After that exhibition, your career took off. Why do you think that was?
Two things: [my] growth as an artist and [my] interest in magic unlocking all the other work. For years I resisted identification and looked to references from the technological, scientific and cinematic worlds. When I diverted my attention from things that could be actively resolved to systems of faith—not in religious terminologies but in terms of a belief or unknown quanta—it rounded out the system and made it whole.
In an art landscape dominated by market perception and validation, I seek to provide an alternative. People are afraid of the unknown, things need to have an exact meaning. Creating a magical world, in which the idea of the unknown is pleasurable, recontextualises everything. We live in a moment of crisis and my contribution is to recontextualise the role of art and the artist. I’m trying to have people think about the world differently after engaging with my work, for them to reconsider the magical existence of things. I’m more enthusiastic and energetic about my work now; I feel it when I wake up in the morning.
Do you think that sharing this belief system of magic and the unknown counters some of the cynicism created by the art market?
Absolutely. Things need to have prices and the market function isn’t going away. So, what alternative systems can simultaneously be in place, which allow the world to flourish and function, despite the reliance on capital? I’m working on a project for the 2011 Art Basel Miami Beach’s Art Public [section] called Levitating the Fair. I’m building a 20ft by 20ft replica of the 1939 World’s Fair, with 80 planks sticking out of it. With a group of volunteers, we will hold it in the air for 24 consecutive hours. The idea is for us to have a collective delusion while still being in a context of understanding that there is a market. My project is elevating the fair in a metaphoric and practical way. I’ll be doing a magic trick with 200 people.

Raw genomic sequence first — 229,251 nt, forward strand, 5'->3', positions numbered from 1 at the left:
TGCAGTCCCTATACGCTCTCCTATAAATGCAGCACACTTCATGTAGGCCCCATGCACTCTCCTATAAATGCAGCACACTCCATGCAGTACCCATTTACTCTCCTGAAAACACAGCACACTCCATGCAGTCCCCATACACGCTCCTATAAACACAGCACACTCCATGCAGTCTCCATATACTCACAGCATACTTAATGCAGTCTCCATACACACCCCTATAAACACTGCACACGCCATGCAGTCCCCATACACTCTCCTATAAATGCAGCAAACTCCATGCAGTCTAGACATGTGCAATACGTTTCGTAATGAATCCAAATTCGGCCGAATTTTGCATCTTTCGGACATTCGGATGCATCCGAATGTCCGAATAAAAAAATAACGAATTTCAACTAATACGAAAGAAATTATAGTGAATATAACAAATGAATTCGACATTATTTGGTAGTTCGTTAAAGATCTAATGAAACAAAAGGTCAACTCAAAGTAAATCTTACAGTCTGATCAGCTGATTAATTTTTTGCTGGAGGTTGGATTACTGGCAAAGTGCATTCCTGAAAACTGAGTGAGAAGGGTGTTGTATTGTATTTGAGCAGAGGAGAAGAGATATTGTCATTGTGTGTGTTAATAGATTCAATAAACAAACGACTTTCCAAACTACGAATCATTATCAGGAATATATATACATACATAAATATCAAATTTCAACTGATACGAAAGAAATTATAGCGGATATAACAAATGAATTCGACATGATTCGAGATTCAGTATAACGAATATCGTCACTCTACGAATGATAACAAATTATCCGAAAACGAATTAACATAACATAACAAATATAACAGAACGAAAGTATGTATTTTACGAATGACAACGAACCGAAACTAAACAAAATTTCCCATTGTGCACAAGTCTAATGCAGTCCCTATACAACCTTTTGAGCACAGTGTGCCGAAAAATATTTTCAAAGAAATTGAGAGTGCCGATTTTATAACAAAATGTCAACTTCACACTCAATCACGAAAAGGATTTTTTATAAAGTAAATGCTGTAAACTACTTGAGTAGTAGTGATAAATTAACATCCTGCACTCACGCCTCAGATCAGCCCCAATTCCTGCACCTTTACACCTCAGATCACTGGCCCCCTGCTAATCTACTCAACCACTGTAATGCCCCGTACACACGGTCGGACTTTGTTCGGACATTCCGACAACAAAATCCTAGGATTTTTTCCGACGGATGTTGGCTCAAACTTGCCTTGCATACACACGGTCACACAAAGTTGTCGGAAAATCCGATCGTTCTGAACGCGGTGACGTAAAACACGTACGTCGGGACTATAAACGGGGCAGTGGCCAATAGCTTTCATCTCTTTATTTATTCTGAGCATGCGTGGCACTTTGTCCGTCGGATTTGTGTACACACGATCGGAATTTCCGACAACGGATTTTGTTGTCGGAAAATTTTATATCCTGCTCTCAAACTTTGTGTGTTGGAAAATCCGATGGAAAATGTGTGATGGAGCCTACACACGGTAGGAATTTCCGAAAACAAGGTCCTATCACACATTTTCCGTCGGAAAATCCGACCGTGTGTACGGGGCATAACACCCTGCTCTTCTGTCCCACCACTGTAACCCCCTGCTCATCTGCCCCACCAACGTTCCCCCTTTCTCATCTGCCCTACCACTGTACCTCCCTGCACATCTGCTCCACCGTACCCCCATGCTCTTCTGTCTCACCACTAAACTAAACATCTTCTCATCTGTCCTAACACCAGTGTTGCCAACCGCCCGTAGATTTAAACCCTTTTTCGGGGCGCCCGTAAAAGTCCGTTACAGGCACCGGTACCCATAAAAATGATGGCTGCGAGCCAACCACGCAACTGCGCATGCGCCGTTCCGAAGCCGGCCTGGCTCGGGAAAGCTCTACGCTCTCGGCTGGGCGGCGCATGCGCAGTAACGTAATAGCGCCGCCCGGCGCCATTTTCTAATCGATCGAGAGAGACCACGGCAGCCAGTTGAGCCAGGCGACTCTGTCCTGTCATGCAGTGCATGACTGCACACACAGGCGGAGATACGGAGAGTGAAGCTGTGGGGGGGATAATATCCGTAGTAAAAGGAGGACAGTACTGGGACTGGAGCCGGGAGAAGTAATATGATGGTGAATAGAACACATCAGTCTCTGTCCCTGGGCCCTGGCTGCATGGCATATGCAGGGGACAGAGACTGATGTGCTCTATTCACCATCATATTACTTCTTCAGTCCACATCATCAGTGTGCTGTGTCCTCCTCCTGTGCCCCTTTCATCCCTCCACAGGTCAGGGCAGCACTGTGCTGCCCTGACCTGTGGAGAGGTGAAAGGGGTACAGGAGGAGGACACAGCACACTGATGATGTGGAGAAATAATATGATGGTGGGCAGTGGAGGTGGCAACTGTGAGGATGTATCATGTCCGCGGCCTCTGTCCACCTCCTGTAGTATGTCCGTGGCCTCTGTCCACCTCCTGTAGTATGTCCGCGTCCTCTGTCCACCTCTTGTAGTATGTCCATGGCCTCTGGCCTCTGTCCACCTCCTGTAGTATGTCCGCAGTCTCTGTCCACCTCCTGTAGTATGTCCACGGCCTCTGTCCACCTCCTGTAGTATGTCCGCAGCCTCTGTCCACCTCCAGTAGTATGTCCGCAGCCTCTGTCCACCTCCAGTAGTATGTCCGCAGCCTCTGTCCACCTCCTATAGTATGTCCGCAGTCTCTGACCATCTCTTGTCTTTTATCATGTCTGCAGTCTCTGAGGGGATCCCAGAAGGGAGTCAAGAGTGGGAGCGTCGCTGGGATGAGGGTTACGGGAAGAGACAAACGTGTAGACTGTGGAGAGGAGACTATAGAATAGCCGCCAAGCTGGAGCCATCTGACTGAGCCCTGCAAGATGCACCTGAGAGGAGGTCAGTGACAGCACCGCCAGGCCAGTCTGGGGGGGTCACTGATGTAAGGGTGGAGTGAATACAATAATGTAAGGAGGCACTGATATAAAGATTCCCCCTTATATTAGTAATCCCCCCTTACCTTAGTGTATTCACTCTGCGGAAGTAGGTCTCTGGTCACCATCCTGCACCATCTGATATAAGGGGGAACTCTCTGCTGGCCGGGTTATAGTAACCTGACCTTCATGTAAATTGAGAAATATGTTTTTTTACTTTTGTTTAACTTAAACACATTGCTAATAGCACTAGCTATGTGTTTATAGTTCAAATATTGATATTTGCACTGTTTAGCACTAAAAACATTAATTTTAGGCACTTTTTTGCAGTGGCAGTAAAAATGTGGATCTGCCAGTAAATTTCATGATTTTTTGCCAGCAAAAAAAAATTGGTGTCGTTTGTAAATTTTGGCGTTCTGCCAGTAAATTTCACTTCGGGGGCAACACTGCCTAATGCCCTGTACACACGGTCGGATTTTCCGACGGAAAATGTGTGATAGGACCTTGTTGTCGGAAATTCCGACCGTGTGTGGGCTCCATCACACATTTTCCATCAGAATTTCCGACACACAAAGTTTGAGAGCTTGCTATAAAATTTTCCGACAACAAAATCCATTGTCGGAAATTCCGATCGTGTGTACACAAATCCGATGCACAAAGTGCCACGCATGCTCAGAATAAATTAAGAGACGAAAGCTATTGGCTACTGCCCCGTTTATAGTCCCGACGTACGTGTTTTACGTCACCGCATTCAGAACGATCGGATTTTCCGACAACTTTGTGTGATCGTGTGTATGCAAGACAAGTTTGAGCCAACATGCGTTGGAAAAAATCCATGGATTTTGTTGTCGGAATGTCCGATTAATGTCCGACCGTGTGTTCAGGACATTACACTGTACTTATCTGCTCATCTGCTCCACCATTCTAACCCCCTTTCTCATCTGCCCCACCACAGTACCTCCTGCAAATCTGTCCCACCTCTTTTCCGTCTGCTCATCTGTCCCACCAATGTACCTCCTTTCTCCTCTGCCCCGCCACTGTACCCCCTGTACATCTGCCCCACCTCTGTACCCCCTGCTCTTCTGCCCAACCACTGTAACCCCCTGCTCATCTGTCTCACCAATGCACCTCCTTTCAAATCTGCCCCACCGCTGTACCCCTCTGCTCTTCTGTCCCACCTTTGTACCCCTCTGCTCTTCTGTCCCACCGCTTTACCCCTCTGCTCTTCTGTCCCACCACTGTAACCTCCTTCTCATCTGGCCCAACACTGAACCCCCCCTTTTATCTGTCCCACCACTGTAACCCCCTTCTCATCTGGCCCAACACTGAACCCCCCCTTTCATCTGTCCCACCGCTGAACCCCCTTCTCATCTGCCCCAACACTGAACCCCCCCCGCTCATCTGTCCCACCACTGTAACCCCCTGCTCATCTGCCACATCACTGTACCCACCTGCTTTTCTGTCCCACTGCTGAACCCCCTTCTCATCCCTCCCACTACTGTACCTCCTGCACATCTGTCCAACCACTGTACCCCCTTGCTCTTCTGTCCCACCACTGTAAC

Your next solo show is at Honor Fraser in January 2012. How do you reconcile creating work which is meant to provide an alternative to a market-driven art world, for a commercial gallery?
I’m not rejecting the system, it’s just a matter of making sure the work’s set of considerations aren’t singular. At the opening, I will perform a piece called Suspending Sales, where I levitate Honor Fraser so she can’t sell my work. Many sales usually happen during the opening, but she won’t be able to move. In one room, there will be a nomadic art venue, where we show different artists and their identities are kept secret until after the show. In another room, I am hosting a show for the artist Cesar Garcia, entitled “The Mistake Room”. I’m not trying to subvert the market, I’m just trying to complicate things.